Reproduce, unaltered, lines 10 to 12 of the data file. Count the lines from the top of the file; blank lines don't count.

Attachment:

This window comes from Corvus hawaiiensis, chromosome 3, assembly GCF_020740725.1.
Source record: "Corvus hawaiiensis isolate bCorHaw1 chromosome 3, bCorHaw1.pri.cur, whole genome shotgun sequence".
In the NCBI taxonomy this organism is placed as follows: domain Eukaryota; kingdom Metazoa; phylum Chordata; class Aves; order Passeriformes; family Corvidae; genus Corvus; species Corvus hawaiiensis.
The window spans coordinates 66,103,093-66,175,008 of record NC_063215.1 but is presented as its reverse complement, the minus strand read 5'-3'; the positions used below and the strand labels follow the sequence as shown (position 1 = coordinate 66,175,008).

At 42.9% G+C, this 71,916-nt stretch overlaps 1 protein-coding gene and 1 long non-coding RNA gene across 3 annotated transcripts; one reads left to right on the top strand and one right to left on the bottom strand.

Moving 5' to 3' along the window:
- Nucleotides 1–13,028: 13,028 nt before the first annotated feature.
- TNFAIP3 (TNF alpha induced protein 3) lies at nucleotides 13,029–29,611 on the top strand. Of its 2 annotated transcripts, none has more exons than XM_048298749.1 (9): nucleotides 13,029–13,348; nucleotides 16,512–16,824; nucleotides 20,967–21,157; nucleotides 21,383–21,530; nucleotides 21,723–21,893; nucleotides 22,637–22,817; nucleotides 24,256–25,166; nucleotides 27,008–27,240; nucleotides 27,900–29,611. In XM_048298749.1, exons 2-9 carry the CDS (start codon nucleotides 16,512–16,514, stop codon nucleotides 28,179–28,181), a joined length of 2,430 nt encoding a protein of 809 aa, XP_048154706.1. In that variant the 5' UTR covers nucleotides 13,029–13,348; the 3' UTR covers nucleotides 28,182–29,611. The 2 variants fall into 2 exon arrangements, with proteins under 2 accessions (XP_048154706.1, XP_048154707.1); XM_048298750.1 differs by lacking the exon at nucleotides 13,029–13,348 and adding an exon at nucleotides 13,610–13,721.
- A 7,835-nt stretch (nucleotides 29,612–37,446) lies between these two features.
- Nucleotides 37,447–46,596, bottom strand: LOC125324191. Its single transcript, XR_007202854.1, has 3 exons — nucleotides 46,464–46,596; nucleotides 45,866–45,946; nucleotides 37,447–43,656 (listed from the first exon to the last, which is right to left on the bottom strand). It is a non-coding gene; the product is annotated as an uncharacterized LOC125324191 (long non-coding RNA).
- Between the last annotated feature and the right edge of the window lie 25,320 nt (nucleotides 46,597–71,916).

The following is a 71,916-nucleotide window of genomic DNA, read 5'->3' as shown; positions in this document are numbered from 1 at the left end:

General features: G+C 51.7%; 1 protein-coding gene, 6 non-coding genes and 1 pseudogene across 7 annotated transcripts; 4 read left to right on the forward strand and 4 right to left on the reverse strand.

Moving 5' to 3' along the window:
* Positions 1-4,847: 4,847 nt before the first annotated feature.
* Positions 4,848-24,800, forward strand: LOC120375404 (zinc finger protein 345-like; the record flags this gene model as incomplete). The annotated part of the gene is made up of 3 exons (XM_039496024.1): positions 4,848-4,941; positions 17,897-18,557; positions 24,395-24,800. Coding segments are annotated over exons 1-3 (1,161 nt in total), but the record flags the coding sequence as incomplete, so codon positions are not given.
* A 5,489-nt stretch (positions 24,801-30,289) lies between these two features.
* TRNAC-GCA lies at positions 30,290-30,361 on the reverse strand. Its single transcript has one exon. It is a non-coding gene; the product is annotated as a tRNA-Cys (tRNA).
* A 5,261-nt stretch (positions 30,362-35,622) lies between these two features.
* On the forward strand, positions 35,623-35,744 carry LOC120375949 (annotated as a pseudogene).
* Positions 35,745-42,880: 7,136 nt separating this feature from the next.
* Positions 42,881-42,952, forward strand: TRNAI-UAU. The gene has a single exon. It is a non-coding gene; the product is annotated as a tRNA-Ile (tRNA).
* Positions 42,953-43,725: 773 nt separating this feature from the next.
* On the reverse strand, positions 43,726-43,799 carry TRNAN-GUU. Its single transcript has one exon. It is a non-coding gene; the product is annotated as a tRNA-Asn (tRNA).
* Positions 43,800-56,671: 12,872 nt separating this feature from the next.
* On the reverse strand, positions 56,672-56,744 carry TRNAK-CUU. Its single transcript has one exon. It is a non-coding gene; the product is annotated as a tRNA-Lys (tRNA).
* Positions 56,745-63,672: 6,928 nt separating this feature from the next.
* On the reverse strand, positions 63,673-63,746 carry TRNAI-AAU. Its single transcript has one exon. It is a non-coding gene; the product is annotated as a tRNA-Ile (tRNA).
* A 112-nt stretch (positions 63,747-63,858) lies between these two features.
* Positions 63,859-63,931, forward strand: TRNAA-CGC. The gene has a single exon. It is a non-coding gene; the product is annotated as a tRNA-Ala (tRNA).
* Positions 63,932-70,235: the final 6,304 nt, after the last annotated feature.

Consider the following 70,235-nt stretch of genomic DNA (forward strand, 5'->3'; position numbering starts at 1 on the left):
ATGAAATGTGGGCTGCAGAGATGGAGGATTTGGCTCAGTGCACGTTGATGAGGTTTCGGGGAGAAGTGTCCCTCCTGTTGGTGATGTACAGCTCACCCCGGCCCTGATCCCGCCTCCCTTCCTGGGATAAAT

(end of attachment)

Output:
- Nucleotides 37,447–46,596, bottom strand: LOC125324191. Its single transcript, XR_007202854.1, has 3 exons — nucleotides 46,464–46,596; nucleotides 45,866–45,946; nucleotides 37,447–43,656 (listed from the first exon to the last, which is right to left on the bottom strand). It is a non-coding gene; the product is annotated as an uncharacterized LOC125324191 (long non-coding RNA).
- Between the last annotated feature and the right edge of the window lie 25,320 nt (nucleotides 46,597–71,916).

The following is a 71,916-nucleotide window of genomic DNA, read 5'->3' as shown; positions in this document are numbered from 1 at the left end: